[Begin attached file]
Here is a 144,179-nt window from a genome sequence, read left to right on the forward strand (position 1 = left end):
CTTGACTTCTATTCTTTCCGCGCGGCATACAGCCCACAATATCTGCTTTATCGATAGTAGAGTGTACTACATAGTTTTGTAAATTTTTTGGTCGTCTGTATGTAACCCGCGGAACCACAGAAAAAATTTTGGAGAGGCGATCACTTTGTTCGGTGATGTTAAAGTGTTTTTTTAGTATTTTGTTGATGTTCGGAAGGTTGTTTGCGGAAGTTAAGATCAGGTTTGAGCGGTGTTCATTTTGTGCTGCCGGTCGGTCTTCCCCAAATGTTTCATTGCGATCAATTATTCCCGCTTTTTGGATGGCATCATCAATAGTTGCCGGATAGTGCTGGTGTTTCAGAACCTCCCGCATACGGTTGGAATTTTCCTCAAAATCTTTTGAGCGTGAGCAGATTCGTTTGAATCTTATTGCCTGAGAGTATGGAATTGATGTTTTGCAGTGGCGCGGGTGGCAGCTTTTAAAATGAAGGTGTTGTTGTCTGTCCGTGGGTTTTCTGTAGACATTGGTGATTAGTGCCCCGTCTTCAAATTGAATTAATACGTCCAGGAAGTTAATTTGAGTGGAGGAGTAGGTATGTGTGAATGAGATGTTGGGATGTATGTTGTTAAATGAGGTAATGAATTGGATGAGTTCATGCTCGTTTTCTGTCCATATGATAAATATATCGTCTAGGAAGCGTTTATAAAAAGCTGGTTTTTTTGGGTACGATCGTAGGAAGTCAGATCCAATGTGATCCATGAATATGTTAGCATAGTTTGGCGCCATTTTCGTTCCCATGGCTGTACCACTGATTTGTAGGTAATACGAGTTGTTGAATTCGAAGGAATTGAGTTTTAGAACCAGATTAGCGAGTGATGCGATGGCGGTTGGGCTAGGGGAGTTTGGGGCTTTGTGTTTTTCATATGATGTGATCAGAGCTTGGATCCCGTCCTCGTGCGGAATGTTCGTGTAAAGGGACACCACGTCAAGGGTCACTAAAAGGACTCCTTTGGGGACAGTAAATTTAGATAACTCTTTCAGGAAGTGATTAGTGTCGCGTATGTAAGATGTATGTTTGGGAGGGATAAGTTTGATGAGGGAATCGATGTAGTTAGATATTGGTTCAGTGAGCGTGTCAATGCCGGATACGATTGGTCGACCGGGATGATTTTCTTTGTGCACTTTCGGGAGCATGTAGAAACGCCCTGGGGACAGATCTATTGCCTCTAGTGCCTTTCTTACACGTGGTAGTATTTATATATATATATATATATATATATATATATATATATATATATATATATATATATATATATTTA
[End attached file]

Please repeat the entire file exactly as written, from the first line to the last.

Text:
Here is a 144,179-nt window from a genome sequence, read left to right on the forward strand (position 1 = left end):
CTTGACTTCTATTCTTTCCGCGCGGCATACAGCCCACAATATCTGCTTTATCGATAGTAGAGTGTACTACATAGTTTTGTAAATTTTTTGGTCGTCTGTATGTAACCCGCGGAACCACAGAAAAAATTTTGGAGAGGCGATCACTTTGTTCGGTGATGTTAAAGTGTTTTTTTAGTATTTTGTTGATGTTCGGAAGGTTGTTTGCGGAAGTTAAGATCAGGTTTGAGCGGTGTTCATTTTGTGCTGCCGGTCGGTCTTCCCCAAATGTTTCATTGCGATCAATTATTCCCGCTTTTTGGATGGCATCATCAATAGTTGCCGGATAGTGCTGGTGTTTCAGAACCTCCCGCATACGGTTGGAATTTTCCTCAAAATCTTTTGAGCGTGAGCAGATTCGTTTGAATCTTATTGCCTGAGAGTATGGAATTGATGTTTTGCAGTGGCGCGGGTGGCAGCTTTTAAAATGAAGGTGTTGTTGTCTGTCCGTGGGTTTTCTGTAGACATTGGTGATTAGTGCCCCGTCTTCAAATTGAATTAATACGTCCAGGAAGTTAATTTGAGTGGAGGAGTAGGTATGTGTGAATGAGATGTTGGGATGTATGTTGTTAAATGAGGTAATGAATTGGATGAGTTCATGCTCGTTTTCTGTCCATATGATAAATATATCGTCTAGGAAGCGTTTATAAAAAGCTGGTTTTTTTGGGTACGATCGTAGGAAGTCAGATCCAATGTGATCCATGAATATGTTAGCATAGTTTGGCGCCATTTTCGTTCCCATGGCTGTACCACTGATTTGTAGGTAATACGAGTTGTTGAATTCGAAGGAATTGAGTTTTAGAACCAGATTAGCGAGTGATGCGATGGCGGTTGGGCTAGGGGAGTTTGGGGCTTTGTGTTTTTCATATGATGTGATCAGAGCTTGGATCCCGTCCTCGTGCGGAATGTTCGTGTAAAGGGACACCACGTCAAGGGTCACTAAAAGGACTCCTTTGGGGACAGTAAATTTAGATAACTCTTTCAGGAAGTGATTAGTGTCGCGTATGTAAGATGTATGTTTGGGAGGGATAAGTTTGATGAGGGAATCGATGTAGTTAGATATTGGTTCAGTGAGCGTGTCAATGCCGGATACGATTGGTCGACCGGGATGATTTTCTTTGTGCACTTTCGGGAGCATGTAGAAACGCCCTGGGGACAGATCTATTGCCTCTAGTGCCTTTCTTACACGTGGTAGTATTTATATATATATATATATATATATATATATATATATATATATATATATATATATATATATATTTA